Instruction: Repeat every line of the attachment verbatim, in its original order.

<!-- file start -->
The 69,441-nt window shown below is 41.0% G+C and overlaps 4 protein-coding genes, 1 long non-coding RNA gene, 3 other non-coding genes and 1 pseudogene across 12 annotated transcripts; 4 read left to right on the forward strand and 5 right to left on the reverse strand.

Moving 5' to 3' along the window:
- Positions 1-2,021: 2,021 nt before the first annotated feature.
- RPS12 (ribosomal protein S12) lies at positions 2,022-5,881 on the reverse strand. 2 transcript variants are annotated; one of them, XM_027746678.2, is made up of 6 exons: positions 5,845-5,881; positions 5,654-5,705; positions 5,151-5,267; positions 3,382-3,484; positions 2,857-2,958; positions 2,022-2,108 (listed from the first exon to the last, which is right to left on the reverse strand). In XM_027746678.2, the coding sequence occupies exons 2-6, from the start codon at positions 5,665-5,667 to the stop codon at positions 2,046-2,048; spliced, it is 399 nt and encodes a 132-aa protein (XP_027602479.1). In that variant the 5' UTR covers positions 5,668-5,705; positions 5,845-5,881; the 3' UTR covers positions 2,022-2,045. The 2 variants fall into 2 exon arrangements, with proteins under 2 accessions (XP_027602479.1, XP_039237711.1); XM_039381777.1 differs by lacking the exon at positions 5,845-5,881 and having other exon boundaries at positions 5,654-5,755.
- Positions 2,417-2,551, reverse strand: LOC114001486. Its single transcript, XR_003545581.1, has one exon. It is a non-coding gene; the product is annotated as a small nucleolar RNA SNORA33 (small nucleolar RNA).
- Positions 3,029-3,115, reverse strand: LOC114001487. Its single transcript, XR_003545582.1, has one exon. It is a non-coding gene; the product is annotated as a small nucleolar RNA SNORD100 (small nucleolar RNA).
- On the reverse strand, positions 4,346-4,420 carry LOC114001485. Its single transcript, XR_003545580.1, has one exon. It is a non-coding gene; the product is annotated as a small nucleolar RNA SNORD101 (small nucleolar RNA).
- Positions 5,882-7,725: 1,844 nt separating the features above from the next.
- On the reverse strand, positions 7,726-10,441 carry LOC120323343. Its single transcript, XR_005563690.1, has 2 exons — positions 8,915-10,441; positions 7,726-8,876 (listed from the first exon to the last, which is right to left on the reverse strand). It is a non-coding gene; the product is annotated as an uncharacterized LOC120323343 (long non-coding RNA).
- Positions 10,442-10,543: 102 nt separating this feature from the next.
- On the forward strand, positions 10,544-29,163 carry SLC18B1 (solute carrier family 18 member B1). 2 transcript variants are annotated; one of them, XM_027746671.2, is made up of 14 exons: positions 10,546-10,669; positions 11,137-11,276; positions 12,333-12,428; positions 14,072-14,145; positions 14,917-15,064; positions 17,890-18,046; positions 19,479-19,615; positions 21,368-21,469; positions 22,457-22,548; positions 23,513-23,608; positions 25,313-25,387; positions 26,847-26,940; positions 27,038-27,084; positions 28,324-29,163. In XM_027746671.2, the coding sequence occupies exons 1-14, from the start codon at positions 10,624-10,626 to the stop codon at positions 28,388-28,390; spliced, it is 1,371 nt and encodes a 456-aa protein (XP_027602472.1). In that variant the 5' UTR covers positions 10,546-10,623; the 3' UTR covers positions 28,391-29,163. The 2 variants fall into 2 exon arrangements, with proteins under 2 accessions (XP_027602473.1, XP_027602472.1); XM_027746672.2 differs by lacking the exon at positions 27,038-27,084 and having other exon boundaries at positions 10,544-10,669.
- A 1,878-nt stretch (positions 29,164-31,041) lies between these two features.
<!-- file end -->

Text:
The 69,441-nt window shown below is 41.0% G+C and overlaps 4 protein-coding genes, 1 long non-coding RNA gene, 3 other non-coding genes and 1 pseudogene across 12 annotated transcripts; 4 read left to right on the forward strand and 5 right to left on the reverse strand.

Moving 5' to 3' along the window:
- Positions 1-2,021: 2,021 nt before the first annotated feature.
- RPS12 (ribosomal protein S12) lies at positions 2,022-5,881 on the reverse strand. 2 transcript variants are annotated; one of them, XM_027746678.2, is made up of 6 exons: positions 5,845-5,881; positions 5,654-5,705; positions 5,151-5,267; positions 3,382-3,484; positions 2,857-2,958; positions 2,022-2,108 (listed from the first exon to the last, which is right to left on the reverse strand). In XM_027746678.2, the coding sequence occupies exons 2-6, from the start codon at positions 5,665-5,667 to the stop codon at positions 2,046-2,048; spliced, it is 399 nt and encodes a 132-aa protein (XP_027602479.1). In that variant the 5' UTR covers positions 5,668-5,705; positions 5,845-5,881; the 3' UTR covers positions 2,022-2,045. The 2 variants fall into 2 exon arrangements, with proteins under 2 accessions (XP_027602479.1, XP_039237711.1); XM_039381777.1 differs by lacking the exon at positions 5,845-5,881 and having other exon boundaries at positions 5,654-5,755.
- Positions 2,417-2,551, reverse strand: LOC114001486. Its single transcript, XR_003545581.1, has one exon. It is a non-coding gene; the product is annotated as a small nucleolar RNA SNORA33 (small nucleolar RNA).
- Positions 3,029-3,115, reverse strand: LOC114001487. Its single transcript, XR_003545582.1, has one exon. It is a non-coding gene; the product is annotated as a small nucleolar RNA SNORD100 (small nucleolar RNA).
- On the reverse strand, positions 4,346-4,420 carry LOC114001485. Its single transcript, XR_003545580.1, has one exon. It is a non-coding gene; the product is annotated as a small nucleolar RNA SNORD101 (small nucleolar RNA).
- Positions 5,882-7,725: 1,844 nt separating the features above from the next.
- On the reverse strand, positions 7,726-10,441 carry LOC120323343. Its single transcript, XR_005563690.1, has 2 exons — positions 8,915-10,441; positions 7,726-8,876 (listed from the first exon to the last, which is right to left on the reverse strand). It is a non-coding gene; the product is annotated as an uncharacterized LOC120323343 (long non-coding RNA).
- Positions 10,442-10,543: 102 nt separating this feature from the next.
- On the forward strand, positions 10,544-29,163 carry SLC18B1 (solute carrier family 18 member B1). 2 transcript variants are annotated; one of them, XM_027746671.2, is made up of 14 exons: positions 10,546-10,669; positions 11,137-11,276; positions 12,333-12,428; positions 14,072-14,145; positions 14,917-15,064; positions 17,890-18,046; positions 19,479-19,615; positions 21,368-21,469; positions 22,457-22,548; positions 23,513-23,608; positions 25,313-25,387; positions 26,847-26,940; positions 27,038-27,084; positions 28,324-29,163. In XM_027746671.2, the coding sequence occupies exons 1-14, from the start codon at positions 10,624-10,626 to the stop codon at positions 28,388-28,390; spliced, it is 1,371 nt and encodes a 456-aa protein (XP_027602472.1). In that variant the 5' UTR covers positions 10,546-10,623; the 3' UTR covers positions 28,391-29,163. The 2 variants fall into 2 exon arrangements, with proteins under 2 accessions (XP_027602473.1, XP_027602472.1); XM_027746672.2 differs by lacking the exon at positions 27,038-27,084 and having other exon boundaries at positions 10,544-10,669.
- A 1,878-nt stretch (positions 29,164-31,041) lies between these two features.